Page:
Impact of Intraoperative 3-Dimensional Volume-Rendering Rotational Angiography on Clip Repositioning Rates in Aneurysmal Surgery

Yew Weng Fong, Szu Kai Hsu, Chih Ta Huang, Cheng Ta Hsieh, Ming Hong Chen, Jing Shan Huang, Chih Ju Chang, I. Chang Su

Research output: Contribution to journalArticle

8 Citations (Scopus)

Abstract

Objective: Three-dimensional (3D) rotational angiography (RA), a gold standard imaging tool for the evaluation of cerebral aneurysms after clipping, can currently be performed intraoperatively in a hybrid operating room (OR). However, its role in intraoperative aneurysmal surgery is unclear. We aimed to study the value of intraoperative 2-dimensional digital subtraction angiography (2D-DSA) and 3D-RA for the evaluation of aneurysms after clipping, in terms of clip repositioning. Methods: We included patients with cerebral aneurysms who were treated with microsurgical clipping in a hybrid OR. After aneurysmal clipping and indocyanine green video angiography assessment, intraoperative 2D-DSA and 3D-RA with volume-rendering (VR) images of the clipped aneurysm were obtained. The incidence rate of clip repositioning was determined, and aneurysm-related factors associated with suboptimal clipping that required clip revision after intraoperative angiography evaluation were analyzed. Results: Between September 2016 and August 2017, 24 consecutive patients with 35 aneurysms were treated with microsurgical clipping. A clip repositioning rate of 17.1% was revealed after intraoperative 3D-VR imaging and initial indocyanine green-video angiography. 3D-VR was able to demonstrate all aneurysmal remnants, whereas 2D-DSA helped confirm flow stagnation in compromised vessels. Challenging aneurysms of size >7 mm (P = 0.043) and neck width >4 mm (P = 0.012) were significantly associated with a higher incidence of suboptimal aneurysmal clipping. Conclusions: A hybrid OR, with angiography facilities for high-resolution 2D-DSA and 3D-VR images, allows neurosurgeons to perform high-quality surgery. The routine use of intraoperative 3D-RA may not be necessary; however, it is invaluable for treating challenging aneurysms.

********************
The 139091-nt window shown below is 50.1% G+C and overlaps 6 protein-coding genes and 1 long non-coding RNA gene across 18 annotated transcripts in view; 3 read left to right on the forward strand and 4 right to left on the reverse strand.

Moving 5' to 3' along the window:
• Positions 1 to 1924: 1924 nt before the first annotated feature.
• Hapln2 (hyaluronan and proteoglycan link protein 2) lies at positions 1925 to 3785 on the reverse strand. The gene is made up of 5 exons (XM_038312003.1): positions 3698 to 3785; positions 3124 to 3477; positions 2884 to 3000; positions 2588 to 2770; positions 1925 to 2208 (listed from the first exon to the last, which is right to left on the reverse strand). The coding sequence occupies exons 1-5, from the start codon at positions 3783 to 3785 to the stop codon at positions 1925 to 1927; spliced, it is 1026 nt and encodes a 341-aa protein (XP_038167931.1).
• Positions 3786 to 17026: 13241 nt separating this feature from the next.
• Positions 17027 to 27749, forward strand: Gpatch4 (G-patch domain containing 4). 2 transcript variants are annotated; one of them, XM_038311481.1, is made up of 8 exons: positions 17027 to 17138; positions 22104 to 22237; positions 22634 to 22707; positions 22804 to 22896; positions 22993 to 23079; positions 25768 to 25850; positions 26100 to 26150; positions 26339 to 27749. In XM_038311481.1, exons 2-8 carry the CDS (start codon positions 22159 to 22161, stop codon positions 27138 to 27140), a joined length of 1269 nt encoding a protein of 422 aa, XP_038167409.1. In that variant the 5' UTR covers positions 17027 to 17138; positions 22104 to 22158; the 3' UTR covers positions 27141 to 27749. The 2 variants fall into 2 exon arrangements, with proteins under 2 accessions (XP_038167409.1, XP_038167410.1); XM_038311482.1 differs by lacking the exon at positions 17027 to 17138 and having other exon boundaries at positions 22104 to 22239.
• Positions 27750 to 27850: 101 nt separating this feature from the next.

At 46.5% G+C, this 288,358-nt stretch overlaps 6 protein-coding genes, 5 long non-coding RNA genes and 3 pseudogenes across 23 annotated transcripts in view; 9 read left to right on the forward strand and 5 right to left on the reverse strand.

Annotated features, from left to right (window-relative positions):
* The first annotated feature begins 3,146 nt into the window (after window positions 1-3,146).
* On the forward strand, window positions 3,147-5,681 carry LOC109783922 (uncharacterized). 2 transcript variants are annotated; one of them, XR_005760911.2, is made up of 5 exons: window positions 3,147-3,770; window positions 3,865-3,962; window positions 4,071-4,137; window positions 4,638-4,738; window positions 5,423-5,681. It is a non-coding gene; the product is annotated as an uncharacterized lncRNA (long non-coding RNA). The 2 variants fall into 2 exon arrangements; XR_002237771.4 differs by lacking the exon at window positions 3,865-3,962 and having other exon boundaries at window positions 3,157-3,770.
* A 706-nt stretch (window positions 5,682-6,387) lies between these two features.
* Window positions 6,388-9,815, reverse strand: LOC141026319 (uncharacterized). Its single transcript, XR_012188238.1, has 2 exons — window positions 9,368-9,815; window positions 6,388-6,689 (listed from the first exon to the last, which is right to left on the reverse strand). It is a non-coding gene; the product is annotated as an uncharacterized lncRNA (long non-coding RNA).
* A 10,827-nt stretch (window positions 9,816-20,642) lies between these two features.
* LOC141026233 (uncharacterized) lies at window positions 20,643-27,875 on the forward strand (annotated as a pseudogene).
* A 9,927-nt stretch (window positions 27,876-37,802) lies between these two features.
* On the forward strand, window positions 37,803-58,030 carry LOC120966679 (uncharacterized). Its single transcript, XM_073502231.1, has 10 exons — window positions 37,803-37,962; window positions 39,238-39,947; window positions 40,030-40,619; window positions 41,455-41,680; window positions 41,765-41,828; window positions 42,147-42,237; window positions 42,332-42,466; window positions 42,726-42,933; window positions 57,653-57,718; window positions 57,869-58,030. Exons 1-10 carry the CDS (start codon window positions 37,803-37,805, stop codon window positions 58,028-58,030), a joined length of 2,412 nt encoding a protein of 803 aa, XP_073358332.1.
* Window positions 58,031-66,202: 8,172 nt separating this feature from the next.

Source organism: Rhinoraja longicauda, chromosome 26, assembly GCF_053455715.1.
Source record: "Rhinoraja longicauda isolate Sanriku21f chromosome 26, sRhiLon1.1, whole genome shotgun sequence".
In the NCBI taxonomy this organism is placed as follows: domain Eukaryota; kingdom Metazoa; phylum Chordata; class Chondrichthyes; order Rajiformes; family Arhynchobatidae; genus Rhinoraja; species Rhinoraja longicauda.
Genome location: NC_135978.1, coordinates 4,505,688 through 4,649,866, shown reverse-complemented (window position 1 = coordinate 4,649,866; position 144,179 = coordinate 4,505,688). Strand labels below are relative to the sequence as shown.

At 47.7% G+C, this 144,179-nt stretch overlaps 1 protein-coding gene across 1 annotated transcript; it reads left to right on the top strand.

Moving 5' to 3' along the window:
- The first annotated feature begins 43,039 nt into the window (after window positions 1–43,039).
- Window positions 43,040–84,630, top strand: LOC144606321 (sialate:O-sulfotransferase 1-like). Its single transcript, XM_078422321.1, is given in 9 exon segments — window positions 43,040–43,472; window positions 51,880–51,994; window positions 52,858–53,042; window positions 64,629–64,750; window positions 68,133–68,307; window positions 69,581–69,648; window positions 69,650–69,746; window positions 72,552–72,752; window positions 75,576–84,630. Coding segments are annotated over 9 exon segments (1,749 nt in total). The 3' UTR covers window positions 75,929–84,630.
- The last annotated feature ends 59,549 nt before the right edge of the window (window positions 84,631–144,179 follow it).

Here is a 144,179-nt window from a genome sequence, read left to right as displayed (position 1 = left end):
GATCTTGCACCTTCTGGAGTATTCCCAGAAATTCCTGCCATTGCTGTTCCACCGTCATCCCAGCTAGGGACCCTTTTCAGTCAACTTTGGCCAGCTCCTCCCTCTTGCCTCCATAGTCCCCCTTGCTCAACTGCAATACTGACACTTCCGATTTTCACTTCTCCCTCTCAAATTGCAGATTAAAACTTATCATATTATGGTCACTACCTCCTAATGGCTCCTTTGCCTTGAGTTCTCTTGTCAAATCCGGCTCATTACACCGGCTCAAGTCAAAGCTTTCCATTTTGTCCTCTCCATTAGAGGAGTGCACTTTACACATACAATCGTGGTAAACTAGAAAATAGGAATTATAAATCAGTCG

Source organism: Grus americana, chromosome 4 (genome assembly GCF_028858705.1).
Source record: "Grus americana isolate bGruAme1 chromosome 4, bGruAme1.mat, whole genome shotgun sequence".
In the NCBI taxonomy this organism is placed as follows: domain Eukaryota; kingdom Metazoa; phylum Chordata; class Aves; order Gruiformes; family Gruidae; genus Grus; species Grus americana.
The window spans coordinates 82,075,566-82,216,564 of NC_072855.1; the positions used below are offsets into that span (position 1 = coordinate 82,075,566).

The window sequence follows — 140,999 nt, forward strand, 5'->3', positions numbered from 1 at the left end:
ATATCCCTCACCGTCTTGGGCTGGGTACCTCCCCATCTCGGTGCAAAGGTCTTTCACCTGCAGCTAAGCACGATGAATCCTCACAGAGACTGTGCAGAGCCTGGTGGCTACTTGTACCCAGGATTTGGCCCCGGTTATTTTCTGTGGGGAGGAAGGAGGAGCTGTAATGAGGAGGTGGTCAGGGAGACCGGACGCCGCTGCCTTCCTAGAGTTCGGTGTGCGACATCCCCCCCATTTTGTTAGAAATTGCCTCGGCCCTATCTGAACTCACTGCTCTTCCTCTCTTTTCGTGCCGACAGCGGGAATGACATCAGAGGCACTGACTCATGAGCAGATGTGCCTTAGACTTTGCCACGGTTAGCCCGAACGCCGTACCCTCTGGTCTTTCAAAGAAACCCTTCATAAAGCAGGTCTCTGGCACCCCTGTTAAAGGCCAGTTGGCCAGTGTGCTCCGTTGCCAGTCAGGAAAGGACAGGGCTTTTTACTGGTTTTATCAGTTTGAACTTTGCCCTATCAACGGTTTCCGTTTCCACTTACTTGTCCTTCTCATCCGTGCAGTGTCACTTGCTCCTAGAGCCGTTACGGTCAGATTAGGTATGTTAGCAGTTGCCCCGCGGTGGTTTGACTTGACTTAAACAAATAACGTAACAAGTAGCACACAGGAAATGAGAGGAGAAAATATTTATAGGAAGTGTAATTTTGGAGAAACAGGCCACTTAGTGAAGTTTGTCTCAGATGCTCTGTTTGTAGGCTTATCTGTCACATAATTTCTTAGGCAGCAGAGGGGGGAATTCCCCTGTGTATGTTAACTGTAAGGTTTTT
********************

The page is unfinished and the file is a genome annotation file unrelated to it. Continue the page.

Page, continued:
Original languageEnglish
Pages (from-to)e573-e580
JournalWorld Neurosurgery
Volume114
DOIs
Publication statusPublished - Jun 2018
Externally publishedYes

Fingerprint

Surgical Instruments
Angiography
Aneurysm
Digital Subtraction Angiography
Operating Rooms
Indocyanine Green
Intracranial Aneurysm
Incidence
Neck

Keywords

  • Aneurysmal clipping
  • Challenging aneurysm
  • Clip reposition
  • Intracranial aneurysm
  • Intraoperative angiography
  • Three-dimensional

ASJC Scopus subject areas

  • Surgery
  • Clinical Neurology

Cite this

Impact of Intraoperative 3-Dimensional Volume-Rendering Rotational Angiography on Clip Repositioning Rates in Aneurysmal Surgery. / Fong, Yew Weng; Hsu, Szu Kai; Huang, Chih Ta; Hsieh, Cheng Ta; Chen, Ming Hong; Huang, Jing Shan; Chang, Chih Ju; Su, I. Chang.

In: World Neurosurgery, Vol. 114, 06.2018, p. e573-e580.

Research output: Contribution to journalArticle

Fong, Yew Weng ; Hsu, Szu Kai ; Huang, Chih Ta ; Hsieh, Cheng Ta ; Chen, Ming Hong ; Huang, Jing Shan ; Chang, Chih Ju ; Su, I. Chang. / Impact of Intraoperative 3-Dimensional Volume-Rendering Rotational Angiography on Clip Repositioning Rates in Aneurysmal Surgery. In: World Neurosurgery. 2018 ; Vol. 114. pp. e573-e580.
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abstract = "Objective: Three-dimensional (3D) rotational angiography (RA), a gold standard imaging tool for the evaluation of cerebral aneurysms after clipping, can currently be performed intraoperatively in a hybrid operating room (OR). However, its role in intraoperative aneurysmal surgery is unclear. We aimed to study the value of intraoperative 2-dimensional digital subtraction angiography (2D-DSA) and 3D-RA for the evaluation of aneurysms after clipping, in terms of clip repositioning. Methods: We included patients with cerebral aneurysms who were treated with microsurgical clipping in a hybrid OR. After aneurysmal clipping and indocyanine green video angiography assessment, intraoperative 2D-DSA and 3D-RA with volume-rendering (VR) images of the clipped aneurysm were obtained. The incidence rate of clip repositioning was determined, and aneurysm-related factors associated with suboptimal clipping that required clip revision after intraoperative angiography evaluation were analyzed. Results: Between September 2016 and August 2017, 24 consecutive patients with 35 aneurysms were treated with microsurgical clipping. A clip repositioning rate of 17.1{\%} was revealed after intraoperative 3D-VR imaging and initial indocyanine green-video angiography. 3D-VR was able to demonstrate all aneurysmal remnants, whereas 2D-DSA helped confirm flow stagnation in compromised vessels. Challenging aneurysms of size >7 mm (P = 0.043) and neck width >4 mm (P = 0.012) were significantly associated with a higher incidence of suboptimal aneurysmal clipping. Conclusions: A hybrid OR, with angiography facilities for high-resolution 2D-DSA and 3D-VR images, allows neurosurgeons to perform high-quality surgery. The routine use of intraoperative 3D-RA may not be necessary; however, it is invaluable for treating challenging aneurysms.",